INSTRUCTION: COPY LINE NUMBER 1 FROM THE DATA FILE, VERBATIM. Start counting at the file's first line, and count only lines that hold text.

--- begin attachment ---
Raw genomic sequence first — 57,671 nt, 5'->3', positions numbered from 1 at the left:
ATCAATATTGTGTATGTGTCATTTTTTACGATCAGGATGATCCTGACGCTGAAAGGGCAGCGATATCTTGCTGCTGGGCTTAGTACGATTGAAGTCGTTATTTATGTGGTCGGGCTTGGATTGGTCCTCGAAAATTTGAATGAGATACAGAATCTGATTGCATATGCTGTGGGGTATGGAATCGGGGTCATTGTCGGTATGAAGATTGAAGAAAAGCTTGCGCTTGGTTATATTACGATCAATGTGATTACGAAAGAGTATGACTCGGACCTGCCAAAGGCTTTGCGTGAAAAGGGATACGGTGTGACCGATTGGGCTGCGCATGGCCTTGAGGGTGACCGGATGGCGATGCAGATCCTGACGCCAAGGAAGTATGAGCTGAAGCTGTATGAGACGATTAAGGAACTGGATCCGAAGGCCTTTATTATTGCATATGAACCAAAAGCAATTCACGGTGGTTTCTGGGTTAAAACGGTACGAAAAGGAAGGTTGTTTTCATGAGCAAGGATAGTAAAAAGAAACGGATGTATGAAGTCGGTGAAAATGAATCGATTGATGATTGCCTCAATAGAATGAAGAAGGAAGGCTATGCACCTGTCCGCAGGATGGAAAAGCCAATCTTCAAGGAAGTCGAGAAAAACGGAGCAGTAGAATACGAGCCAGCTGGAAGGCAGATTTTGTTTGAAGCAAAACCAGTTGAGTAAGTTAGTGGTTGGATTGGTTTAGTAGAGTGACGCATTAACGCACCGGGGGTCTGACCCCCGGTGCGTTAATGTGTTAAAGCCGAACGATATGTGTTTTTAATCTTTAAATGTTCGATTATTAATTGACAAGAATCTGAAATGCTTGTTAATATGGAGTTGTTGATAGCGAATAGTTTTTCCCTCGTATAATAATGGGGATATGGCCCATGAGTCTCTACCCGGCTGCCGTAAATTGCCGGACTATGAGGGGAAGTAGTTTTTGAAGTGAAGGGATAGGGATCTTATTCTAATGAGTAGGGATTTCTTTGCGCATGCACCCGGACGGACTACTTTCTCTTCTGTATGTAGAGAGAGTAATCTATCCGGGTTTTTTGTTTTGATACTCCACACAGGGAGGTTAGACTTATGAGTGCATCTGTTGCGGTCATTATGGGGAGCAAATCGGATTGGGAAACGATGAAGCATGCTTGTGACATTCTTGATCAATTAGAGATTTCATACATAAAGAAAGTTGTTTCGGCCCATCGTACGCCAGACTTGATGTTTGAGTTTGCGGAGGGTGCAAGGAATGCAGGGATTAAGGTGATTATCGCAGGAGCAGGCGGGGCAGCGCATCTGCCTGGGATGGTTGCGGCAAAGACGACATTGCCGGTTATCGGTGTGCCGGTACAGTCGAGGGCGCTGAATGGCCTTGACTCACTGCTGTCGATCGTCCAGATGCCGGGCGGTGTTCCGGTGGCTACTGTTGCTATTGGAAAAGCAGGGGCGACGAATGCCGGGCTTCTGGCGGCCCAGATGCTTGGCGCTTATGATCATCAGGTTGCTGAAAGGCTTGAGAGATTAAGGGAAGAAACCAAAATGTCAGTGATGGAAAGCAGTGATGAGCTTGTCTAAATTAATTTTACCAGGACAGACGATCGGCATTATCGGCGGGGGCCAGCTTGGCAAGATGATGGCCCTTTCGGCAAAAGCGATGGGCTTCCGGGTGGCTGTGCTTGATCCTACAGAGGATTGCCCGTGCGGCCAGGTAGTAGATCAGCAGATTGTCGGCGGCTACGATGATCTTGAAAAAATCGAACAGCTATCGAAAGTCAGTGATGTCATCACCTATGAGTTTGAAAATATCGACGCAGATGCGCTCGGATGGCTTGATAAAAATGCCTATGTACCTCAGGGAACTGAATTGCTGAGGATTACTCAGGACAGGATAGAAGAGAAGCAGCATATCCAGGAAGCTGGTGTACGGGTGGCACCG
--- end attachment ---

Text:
Raw genomic sequence first — 57,671 nt, 5'->3', positions numbered from 1 at the left: